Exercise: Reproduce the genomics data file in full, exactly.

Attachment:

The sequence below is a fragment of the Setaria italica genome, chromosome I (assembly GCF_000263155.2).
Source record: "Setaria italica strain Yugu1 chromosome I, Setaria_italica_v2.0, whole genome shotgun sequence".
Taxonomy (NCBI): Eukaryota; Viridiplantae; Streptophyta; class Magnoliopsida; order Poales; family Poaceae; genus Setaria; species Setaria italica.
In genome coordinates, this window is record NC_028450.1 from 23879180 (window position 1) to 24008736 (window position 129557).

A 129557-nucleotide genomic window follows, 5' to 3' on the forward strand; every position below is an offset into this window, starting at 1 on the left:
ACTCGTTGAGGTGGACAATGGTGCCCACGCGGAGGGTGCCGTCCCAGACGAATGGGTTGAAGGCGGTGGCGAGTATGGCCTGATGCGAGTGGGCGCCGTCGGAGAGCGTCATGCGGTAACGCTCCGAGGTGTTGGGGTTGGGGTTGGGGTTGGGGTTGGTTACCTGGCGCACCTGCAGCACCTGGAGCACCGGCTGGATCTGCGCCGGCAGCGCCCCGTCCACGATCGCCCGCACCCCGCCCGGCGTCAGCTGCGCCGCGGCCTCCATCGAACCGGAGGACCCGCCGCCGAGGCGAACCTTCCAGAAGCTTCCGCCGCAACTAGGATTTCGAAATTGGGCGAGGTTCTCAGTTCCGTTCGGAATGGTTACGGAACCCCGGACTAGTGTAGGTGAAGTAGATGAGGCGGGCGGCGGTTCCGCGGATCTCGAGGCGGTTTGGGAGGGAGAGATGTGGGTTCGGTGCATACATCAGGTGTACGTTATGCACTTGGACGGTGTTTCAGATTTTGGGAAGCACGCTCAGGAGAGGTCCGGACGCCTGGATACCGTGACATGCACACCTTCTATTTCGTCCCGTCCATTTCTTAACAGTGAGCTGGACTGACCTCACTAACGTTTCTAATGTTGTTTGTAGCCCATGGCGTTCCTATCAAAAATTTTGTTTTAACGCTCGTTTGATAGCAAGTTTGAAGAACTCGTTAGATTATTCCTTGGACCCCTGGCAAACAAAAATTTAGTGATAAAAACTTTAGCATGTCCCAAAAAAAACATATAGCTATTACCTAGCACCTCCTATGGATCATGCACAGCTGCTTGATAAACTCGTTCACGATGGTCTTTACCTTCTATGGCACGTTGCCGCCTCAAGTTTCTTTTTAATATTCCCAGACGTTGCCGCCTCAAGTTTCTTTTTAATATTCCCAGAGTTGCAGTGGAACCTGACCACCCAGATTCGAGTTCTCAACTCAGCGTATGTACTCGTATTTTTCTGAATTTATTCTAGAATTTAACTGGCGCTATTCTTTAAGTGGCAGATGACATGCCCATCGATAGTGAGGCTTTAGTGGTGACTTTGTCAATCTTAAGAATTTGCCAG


The sequence below is a fragment of the Setaria italica genome, chromosome I (assembly GCF_000263155.2).
Source record: "Setaria italica strain Yugu1 chromosome I, Setaria_italica_v2.0, whole genome shotgun sequence".
Taxonomy (NCBI): Eukaryota; Viridiplantae; Streptophyta; class Magnoliopsida; order Poales; family Poaceae; genus Setaria; species Setaria italica.
In genome coordinates, this window is record NC_028450.1 from 23879180 (window position 1) to 24008736 (window position 129557).

A 129557-nucleotide genomic window follows, 5' to 3' on the forward strand; every position below is an offset into this window, starting at 1 on the left:
ACTCGTTGAGGTGGACAATGGTGCCCACGCGGAGGGTGCCGTCCCAGACGAATGGGTTGAAGGCGGTGGCGAGTATGGCCTGATGCGAGTGGGCGCCGTCGGAGAGCGTCATGCGGTAACGCTCCGAGGTGTTGGGGTTGGGGTTGGGGTTGGGGTTGGTTACCTGGCGCACCTGCAGCACCTGGAGCACCGGCTGGATCTGCGCCGGCAGCGCCCCGTCCACGATCGCCCGCACCCCGCCCGGCGTCAGCTGCGCCGCGGCCTCCATCGAACCGGAGGACCCGCCGCCGAGGCGAACCTTCCAGAAGCTTCCGCCGCAACTAGGATTTCGAAATTGGGCGAGGTTCTCAGTTCCGTTCGGAATGGTTACGGAACCCCGGACTAGTGTAGGTGAAGTAGATGAGGCGGGCGGCGGTTCCGCGGATCTCGAGGCGGTTTGGGAGGGAGAGATGTGGGTTCGGTGCATACATCAGGTGTACGTTATGCACTTGGACGGTGTTTCAGATTTTGGGAAGCACGCTCAGGAGAGGTCCGGACGCCTGGATACCGTGACATGCACACCTTCTATTTCGTCCCGTCCATTTCTTAACAGTGAGCTGGACTGACCTCACTAACGTTTCTAATGTTGTTTGTAGCCCATGGCGTTCCTATCAAAAATTTTGTTTTAACGCTCGTTTGATAGCAAGTTTGAAGAACTCGTTAGATTATTCCTTGGACCCCTGGCAAACAAAAATTTAGTGATAAAAACTTTAGCATGTCCCAAAAAAAACATATAGCTATTACCTAGCACCTCCTATGGATCATGCACAGCTGCTTGATAAACTCGTTCACGATGGTCTTTACCTTCTATGGCACGTTGCCGCCTCAAGTTTCTTTTTAATATTCCCAGACGTTGCCGCCTCAAGTTTCTTTTTAATATTCCCAGAGTTGCAGTGGAACCTGACCACCCAGATTCGAGTTCTCAACTCAGCGTATGTACTCGTATTTTTCTGAATTTATTCTAGAATTTAACTGGCGCTATTCTTTAAGTGGCAGATGACATGCCCATCGATAGTGAGGCTTTAGTGGTGACTTTGTCAATCTTAAGAATTTGCCAG